Environment: Tar sands oil releases 20 percent more greenhouse gas pollution than conventional crude oil

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Tar sands development in Canada.

Study bolsters arguments against more tar sands exploitation

Staff Report

FRISCO —A new study by the U.S. Department of Energy’s Argonne National Laboratory will add fuel to controversy over development of tar sands oil.

The analyis shows that  gasoline and diesel refined from Canadian oil sands release about 20 percent more carbon into the atmosphere over its lifetime than fuel from conventional domestic crude sources.

The research, which was conducted in collaboration with Stanford University and the University of California at Davis, shows some variability in the increase of greenhouse gas, depending on the type of extraction and refining methods. Continue reading

Environment: $160 million cleanup ordered at coal-burning, pollution-spewing Four Corners power plant

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New pollution controls will cut emissions at the Four Corners power plant.

Settlement includes requirements for regional public health and environmental mitigation projects

Staff Report

FRISCO — One of the dirtiest coal-burning power plants in the country will be required to upgrade pollution controls, cutting thousands of tons of harmful sulfur dioxide and nitrogen dioxide emissions.

The $160 million cleanup at the Four Corners Power Plant, located on the Navajo Nation near Shiprock, New Mexico, comes under a court-ordered Clean Air Act settlement between the EPA and several Arizona and New Mexico-based utility companies.

The total combined emission reductions secured from the settlement will exceed 2 million tons each year, once all the required pollution controls are installed and implemented. Continue reading

Why are oil and gas companies wasting $360 million worth of natural gas each year?

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Oil and gas operations on public and tribal lands produce 21 percent of national emissions from gas production.

Study says easy fixes available to stop methane leaks

Staff Report

FRISCO — Methane emissions from oil and gas operations on federally managed public lands and tribal lands totaled more than 1 million tons in 2013, accounting for about 12 percent of total methane emissions across the U.S.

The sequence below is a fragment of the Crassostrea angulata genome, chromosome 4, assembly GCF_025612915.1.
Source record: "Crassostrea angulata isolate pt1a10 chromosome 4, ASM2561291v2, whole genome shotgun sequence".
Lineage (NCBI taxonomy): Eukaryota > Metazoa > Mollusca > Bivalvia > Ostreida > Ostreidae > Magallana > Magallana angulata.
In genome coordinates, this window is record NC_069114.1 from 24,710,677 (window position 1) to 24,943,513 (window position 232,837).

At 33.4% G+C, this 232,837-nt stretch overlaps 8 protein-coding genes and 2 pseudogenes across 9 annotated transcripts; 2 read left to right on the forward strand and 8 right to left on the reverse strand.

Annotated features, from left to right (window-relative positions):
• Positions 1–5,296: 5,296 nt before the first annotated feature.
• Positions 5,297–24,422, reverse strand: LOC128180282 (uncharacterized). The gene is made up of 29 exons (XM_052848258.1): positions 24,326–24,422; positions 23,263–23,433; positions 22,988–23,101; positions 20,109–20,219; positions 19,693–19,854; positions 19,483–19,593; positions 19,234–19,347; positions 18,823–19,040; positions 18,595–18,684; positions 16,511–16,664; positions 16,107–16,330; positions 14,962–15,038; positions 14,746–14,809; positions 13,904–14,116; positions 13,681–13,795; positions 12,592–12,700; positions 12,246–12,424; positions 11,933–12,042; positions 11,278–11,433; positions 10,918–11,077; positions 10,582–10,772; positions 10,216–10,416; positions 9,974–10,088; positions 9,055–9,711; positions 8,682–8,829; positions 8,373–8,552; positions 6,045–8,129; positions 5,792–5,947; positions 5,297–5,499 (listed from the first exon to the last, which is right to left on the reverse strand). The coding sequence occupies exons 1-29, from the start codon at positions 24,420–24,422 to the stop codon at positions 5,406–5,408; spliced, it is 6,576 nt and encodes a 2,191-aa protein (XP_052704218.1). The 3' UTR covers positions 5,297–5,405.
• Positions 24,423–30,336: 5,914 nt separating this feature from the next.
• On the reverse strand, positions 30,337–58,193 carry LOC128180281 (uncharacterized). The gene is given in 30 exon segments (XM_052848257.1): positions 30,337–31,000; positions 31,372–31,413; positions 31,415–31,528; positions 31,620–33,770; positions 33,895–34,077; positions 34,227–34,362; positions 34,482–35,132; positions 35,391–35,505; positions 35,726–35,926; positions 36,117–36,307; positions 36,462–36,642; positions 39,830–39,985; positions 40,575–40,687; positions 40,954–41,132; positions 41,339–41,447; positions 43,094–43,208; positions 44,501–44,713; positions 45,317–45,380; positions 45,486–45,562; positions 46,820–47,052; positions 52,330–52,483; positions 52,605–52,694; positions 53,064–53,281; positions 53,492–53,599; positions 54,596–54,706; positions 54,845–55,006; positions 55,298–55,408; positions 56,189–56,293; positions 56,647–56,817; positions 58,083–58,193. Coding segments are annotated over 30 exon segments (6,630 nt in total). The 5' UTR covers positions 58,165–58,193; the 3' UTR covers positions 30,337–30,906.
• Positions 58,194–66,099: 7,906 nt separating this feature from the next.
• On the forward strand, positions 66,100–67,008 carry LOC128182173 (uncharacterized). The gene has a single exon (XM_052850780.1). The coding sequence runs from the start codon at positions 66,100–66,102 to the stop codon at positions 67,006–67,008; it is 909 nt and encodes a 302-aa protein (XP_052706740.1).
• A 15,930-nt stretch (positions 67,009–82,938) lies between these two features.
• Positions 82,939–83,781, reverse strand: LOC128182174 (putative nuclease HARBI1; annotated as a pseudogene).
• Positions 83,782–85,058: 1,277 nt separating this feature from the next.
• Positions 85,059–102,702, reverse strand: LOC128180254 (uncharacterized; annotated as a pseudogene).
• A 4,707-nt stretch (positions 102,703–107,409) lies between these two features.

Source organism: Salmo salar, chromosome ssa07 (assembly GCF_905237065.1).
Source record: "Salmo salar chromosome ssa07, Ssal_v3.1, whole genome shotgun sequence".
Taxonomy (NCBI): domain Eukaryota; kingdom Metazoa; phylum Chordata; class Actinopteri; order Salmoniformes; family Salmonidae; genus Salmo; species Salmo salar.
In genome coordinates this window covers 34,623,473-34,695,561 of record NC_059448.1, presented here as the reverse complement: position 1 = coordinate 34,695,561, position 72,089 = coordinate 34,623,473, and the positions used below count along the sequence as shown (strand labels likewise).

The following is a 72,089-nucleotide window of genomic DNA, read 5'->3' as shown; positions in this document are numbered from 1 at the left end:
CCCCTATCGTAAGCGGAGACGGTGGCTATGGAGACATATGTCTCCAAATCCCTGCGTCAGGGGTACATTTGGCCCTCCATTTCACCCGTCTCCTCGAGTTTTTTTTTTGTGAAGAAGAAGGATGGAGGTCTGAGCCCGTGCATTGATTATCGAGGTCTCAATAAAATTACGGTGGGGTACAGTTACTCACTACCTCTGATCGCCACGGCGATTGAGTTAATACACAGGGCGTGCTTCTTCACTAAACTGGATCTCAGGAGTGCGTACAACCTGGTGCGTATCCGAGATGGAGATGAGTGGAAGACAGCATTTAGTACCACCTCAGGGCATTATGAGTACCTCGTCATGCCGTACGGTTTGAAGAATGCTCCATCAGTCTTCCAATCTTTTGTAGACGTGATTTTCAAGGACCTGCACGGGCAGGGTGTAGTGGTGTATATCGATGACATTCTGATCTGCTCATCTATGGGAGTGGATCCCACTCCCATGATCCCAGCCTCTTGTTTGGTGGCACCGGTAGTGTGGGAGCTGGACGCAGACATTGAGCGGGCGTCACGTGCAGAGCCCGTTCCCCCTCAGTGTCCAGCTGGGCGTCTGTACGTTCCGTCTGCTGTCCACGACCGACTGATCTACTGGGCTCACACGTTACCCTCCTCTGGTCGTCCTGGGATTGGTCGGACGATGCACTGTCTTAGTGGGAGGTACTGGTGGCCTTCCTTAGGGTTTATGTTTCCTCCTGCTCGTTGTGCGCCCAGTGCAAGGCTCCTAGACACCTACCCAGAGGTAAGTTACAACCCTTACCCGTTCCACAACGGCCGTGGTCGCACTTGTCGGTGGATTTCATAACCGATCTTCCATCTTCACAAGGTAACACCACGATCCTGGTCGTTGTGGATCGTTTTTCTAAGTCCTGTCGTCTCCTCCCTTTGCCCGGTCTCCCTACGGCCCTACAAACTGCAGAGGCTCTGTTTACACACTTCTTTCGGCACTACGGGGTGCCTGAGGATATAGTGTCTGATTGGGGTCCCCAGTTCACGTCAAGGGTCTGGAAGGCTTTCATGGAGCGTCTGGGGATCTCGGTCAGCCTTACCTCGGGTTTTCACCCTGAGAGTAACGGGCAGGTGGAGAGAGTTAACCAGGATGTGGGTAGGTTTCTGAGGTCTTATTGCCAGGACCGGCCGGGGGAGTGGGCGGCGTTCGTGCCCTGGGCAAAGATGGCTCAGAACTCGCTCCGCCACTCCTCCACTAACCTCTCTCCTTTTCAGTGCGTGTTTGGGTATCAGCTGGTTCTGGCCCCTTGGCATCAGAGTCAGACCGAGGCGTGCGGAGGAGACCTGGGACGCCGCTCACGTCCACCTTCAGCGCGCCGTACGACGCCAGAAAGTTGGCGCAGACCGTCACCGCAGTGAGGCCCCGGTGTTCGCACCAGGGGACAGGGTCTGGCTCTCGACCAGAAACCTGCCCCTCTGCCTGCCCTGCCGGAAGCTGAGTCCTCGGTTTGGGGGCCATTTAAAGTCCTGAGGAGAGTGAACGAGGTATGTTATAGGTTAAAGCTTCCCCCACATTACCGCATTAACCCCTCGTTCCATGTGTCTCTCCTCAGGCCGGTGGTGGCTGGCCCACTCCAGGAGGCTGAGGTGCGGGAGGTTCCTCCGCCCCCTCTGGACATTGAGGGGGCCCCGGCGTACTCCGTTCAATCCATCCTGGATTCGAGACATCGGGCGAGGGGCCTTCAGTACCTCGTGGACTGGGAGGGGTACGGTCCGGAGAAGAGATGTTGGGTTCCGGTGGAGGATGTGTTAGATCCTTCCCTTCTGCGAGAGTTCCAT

That methane was worth about $360 million at current gas prices, showing how oil and gas companies are squandering a valuable public resources and polluting the atmosphere, according to a new economic study released by the Environmental Defense Fund. Continue reading

BLM’s California fracking plan challenged in court

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A lawsuit in federal court could delay new oil and gas development in California. Photo via BLM.

Lawsuit say agency’s plan violates federal environmental laws

Staff Report

FRISCO — A federal plan to open more public lands in California to energy development will be tested in court, with Earthjustice filing a lawsuit to block fracking across California’s Central and San Joaquin valleys; the southern Sierra Nevada; and in Santa Barbara; San Luis Obispo and Ventura counties along California’s central coast.

At issue is a Bureau of Land Management resource plan for the region that has already been called into question in 2013, when a federal judge ruled that the BLM violated the law when it issued oil leases in Monterey County without considering the environmental risks of fracking. Continue reading

The U.S. could transition to 100% renewable energy by 2050

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Wind power!

‘The main barriers are social, political and getting industries to change …’

Staff Report

FRISCO — Getting the U.S. completely off its addiction to fossil fuels may seem daunting, especially if the goal is a relatively quick switch to renewable energy sources. But there’s more and more scientific evidence showing it can be done with existing technology, and without causing a lot of economic pain.

The U.S. could achieve the transition by 2050, say two California scientists who have outlined a plan for all 50 states to make the switch to renewable energy sources.

The advantages are pretty clear: Combating climate change, eliminating  mortality and disease linked with air pollution, creating new jobs and stabilizing energy prices to the benefit of consumers. Continue reading

EPA fracking study eyes drinking water impacts

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A fracking rig in western Colorado.

Environmental agency found no evidence of widespread impacts

Staff Report

FRISCO — In a draft fracking study that was subject to a political tug-of-war even before it was released, the EPA found no evidence of “widespread, systemic” impacts to drinking water, but identified numerous weaknesses in the fracking process that could lead to contamination. Continue reading

Environment: Wyoming version of new sage-grouse conservation plan seen as ‘weak link’

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Lack of science-based measures will put more pressure on birds

Staff Report

FRISCO — Conservation advocates say the Wyoming version of a new regional sage-grouse conservation plan fails to meet basic science standards and will open the door to more harmful mining, grazing and fracking.

Wyoming’s version is in stark contrast to the plans for Colorado and Nevada, for example, which require that federal agencies shift industrial use outside of priority habitats for sage grouse. Continue reading

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